I can understand the attraction of reflecting on the the year before, making changes and striving for a better new year. If you have genuinly taken time to think about your life and have decided that 2009 is the year you really want to do or achieve something, then good for you. I am not going to knock this so long as it is what you want personally and try hard to make it happen.What I am going to do, however, is state my aversion to those people who on January 1st go “oh yeah i’m not going to eat any chocolate this year” and yes this was exactly what I used to do.

Why would you suddenly decided, because it is January 1st to give up chocolate just for the sake of it. If you have chronic weight conditions, or want to improve your health and will stick to this resolution then fantastic. However, I simply made something up so I had a resolution and this attitude is exactly what annoys me.

I am not saying I have all the answers and therefore don’t have to make changes to my life. The way I live is far from perfect. However, I try to make changes as i go along if I am unsatisfied. You will not find me waiting until January 1st to implement my life changes. There, said with no apology. I do not make new year’s resolutions. I can understand how January can give people the kick start into action they need, but I personally believe thought and dedication is what is needed to improve your life. It doesn’t make sense to make hasty decisions or erratic actions simply to fit with the resolution “trend” if you like.

If like me you have made resolutions which you simply have not stuck to over the years and have found yourself making the same new year resolutions year upon year, knowing they are not going to change anything, it may be time to rethink why you make them. Try to establish if there is anything you really want to change and if there isn’t anything inparticular, or practically possible then don’t fret. Don’t forget you have the whole year ahead of you to make changes.

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Fancy a holiday on Mars?

January 2, 2009

by Sarah Jane

It’s named after a chocolate bar, which has got to be a point in its favor. 

But even if it really was a whole world of caramel, chocolate and nougat, I’m not sure I’d want to holiday on Mars.

Why am I even thinking about this? Because it may not be too long before the 136-million-mile trip is possible, according to scientists. In 2001, Daniel Golden, the director of NASA, told the National Geographic: “In our lifetimes, we will extend the reach of the human species onto other planets.” So in 10 years or so, are we all going to be swapping our annual two weeks in Benidorm for a fortnight’s self-catering on the red planet?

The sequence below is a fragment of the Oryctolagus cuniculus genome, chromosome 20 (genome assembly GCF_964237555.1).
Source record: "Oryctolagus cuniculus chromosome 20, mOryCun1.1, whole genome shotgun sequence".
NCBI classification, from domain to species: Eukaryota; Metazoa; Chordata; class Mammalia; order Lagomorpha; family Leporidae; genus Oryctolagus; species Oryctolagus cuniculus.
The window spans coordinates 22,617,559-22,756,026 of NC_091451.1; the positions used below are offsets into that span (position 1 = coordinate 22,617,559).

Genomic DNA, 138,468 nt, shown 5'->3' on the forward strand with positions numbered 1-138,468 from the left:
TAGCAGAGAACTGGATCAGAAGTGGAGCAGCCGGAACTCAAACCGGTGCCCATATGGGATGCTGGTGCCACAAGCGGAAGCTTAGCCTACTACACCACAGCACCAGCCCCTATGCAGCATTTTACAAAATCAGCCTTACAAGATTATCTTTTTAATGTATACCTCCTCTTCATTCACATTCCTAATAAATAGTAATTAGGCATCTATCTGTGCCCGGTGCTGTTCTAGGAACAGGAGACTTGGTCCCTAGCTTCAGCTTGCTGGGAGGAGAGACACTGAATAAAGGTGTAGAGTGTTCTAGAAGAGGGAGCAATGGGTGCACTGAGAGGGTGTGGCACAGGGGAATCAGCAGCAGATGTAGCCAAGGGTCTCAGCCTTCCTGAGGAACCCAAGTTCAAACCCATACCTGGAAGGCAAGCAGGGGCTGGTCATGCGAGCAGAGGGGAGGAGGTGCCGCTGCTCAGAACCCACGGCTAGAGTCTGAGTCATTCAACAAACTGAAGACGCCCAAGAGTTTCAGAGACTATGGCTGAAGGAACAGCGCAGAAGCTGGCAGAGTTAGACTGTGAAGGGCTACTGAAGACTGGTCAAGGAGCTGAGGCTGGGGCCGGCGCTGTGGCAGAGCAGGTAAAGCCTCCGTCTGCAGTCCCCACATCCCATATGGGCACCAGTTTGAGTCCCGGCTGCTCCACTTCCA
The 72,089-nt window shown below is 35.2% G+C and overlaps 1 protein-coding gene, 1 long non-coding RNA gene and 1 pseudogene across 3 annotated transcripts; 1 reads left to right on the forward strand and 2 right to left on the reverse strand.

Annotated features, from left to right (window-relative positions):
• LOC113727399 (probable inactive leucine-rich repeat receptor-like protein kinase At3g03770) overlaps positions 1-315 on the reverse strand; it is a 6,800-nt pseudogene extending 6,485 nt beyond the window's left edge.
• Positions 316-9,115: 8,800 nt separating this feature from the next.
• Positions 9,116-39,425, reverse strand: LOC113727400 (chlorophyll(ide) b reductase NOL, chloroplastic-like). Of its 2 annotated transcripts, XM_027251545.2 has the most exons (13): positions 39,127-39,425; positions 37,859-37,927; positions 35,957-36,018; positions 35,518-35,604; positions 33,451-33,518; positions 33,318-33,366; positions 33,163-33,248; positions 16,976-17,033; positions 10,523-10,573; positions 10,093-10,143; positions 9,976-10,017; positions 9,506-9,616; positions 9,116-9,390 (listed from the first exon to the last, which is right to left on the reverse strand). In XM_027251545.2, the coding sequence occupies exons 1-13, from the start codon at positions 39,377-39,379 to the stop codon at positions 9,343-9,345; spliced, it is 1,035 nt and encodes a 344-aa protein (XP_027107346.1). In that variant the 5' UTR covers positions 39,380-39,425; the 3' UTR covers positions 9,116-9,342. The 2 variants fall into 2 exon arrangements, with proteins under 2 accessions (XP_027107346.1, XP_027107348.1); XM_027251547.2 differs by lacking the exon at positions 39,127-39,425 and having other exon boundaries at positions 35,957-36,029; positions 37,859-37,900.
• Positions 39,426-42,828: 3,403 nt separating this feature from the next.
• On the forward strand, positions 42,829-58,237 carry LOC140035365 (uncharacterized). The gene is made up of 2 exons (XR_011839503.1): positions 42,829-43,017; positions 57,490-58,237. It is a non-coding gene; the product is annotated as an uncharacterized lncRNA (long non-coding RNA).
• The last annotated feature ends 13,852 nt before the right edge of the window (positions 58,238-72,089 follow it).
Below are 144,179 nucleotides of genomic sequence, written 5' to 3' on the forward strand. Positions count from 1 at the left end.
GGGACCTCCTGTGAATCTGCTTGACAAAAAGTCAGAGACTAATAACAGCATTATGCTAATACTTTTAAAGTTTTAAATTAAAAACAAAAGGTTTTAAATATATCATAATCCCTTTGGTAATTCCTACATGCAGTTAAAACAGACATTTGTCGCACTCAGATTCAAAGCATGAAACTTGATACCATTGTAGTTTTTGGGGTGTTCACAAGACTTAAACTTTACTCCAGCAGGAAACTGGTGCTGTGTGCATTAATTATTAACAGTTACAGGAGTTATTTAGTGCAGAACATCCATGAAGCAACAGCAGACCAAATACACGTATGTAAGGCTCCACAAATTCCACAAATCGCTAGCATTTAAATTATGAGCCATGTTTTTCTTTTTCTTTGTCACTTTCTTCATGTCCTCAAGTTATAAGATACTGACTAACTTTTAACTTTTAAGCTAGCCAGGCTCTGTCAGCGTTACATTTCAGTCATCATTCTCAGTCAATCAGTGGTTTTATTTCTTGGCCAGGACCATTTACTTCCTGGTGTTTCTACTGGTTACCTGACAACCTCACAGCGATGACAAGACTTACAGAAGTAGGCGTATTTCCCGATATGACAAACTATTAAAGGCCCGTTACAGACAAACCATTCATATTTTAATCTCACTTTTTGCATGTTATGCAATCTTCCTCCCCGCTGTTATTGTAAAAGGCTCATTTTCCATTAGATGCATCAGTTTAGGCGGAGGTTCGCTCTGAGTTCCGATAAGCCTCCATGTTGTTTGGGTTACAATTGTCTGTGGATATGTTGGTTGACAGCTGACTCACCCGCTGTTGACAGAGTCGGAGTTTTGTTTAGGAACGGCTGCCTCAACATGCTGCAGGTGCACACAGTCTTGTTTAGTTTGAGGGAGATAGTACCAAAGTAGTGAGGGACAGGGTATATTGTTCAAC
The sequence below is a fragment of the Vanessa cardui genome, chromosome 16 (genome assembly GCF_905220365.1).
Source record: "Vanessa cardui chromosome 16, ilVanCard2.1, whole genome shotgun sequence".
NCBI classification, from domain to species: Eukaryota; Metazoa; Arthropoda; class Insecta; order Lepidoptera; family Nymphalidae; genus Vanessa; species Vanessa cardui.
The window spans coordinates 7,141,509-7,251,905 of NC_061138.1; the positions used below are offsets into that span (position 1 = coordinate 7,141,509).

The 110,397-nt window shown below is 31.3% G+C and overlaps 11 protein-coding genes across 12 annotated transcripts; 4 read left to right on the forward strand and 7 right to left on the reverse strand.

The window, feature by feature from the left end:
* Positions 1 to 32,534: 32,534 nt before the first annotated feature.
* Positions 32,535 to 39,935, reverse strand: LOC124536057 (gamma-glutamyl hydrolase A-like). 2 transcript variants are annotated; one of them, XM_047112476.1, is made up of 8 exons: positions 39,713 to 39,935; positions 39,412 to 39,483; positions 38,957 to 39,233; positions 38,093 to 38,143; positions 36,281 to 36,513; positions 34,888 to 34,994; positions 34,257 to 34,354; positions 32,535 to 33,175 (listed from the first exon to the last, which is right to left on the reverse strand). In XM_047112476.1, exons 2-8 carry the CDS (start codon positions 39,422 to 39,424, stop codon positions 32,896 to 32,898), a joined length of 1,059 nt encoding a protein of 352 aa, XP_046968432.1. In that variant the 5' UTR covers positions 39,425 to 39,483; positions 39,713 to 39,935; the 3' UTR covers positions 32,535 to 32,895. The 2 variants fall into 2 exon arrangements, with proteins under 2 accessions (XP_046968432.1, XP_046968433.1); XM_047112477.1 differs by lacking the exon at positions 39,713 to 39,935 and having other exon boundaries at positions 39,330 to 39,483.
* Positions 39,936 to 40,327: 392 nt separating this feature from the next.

Well, you’d have to have a lot of annual leave owing, for a start. Using the rockets we have today, a trip to Mars would take six months – and would require an enormous amount of fuel, so much that the rocket wouldn’t be able to carry enough for the journey home. Annoying if you realise halfway there that you’ve forgotten your passport. Plasma engines, which use super-heated gas as fuel, would be quicker and safer, but are still being developed.

And making such a long trip – Mars can be up to 500 times further from Earth than the moon, depending on its orbit – would cause huge health problems. We’re not talking getting a bit dehydrated because you don’t want to use the toilet on the train. You’d be weightless for the entire mission, causing your heart, muscles and bones to degenerate. Unless you adopted a punishing exercise regime, your heart would probably be too weak to pump blood when you got back to Earth and its gravity. A holiday to die for – literally. 

You would also be exposed to a huge amount of radiation in space, without the protection of the Earth’s atmosphere. NASA said four years ago that a healthy 40-year-old non-smoking American man had a 20 per cent chance of dying from cancer, but that if he took a trip to Mars, that figure would probably increase to about 23.4 per cent, and could rise to as much as 39 per cent. For a woman, thanks to the fact that she has breasts and ovaries, the risk would be even higher.

As Frank Cucinotta, from NASA’s Space Radiation Health Project, put it: “We can’t yet estimate, reliably, what cosmic rays will do to us when we’re exposed for so long.”

All this and you haven’t even got there yet. And frankly, Mars doesn’t sound like a very welcoming destination. Its atmosphere is 95 per cent carbon dioxide, and less than 0.5 per cent oxygen. There is ice, but water cannot exist in liquid form due to the low atmospheric pressure. The surface temperature varies from a pleasantly warm 20 degrees C to a terrifying -140 degrees C during the polar winters. Mars’ gravity is about 38 per cent as strong as Earth’s. In other words, the question isn’t whether you could survive there without artificial assistance, it’s whether the suffocating atmosphere, the debilitating cold or raging dehydration would kill you first. And even if you did have an oxygen tank, a bodywarmer and a bottle of Evian, Mars’ year is 1.88 times as long as Earth’s, so you’d only get half as many birthdays as you do here.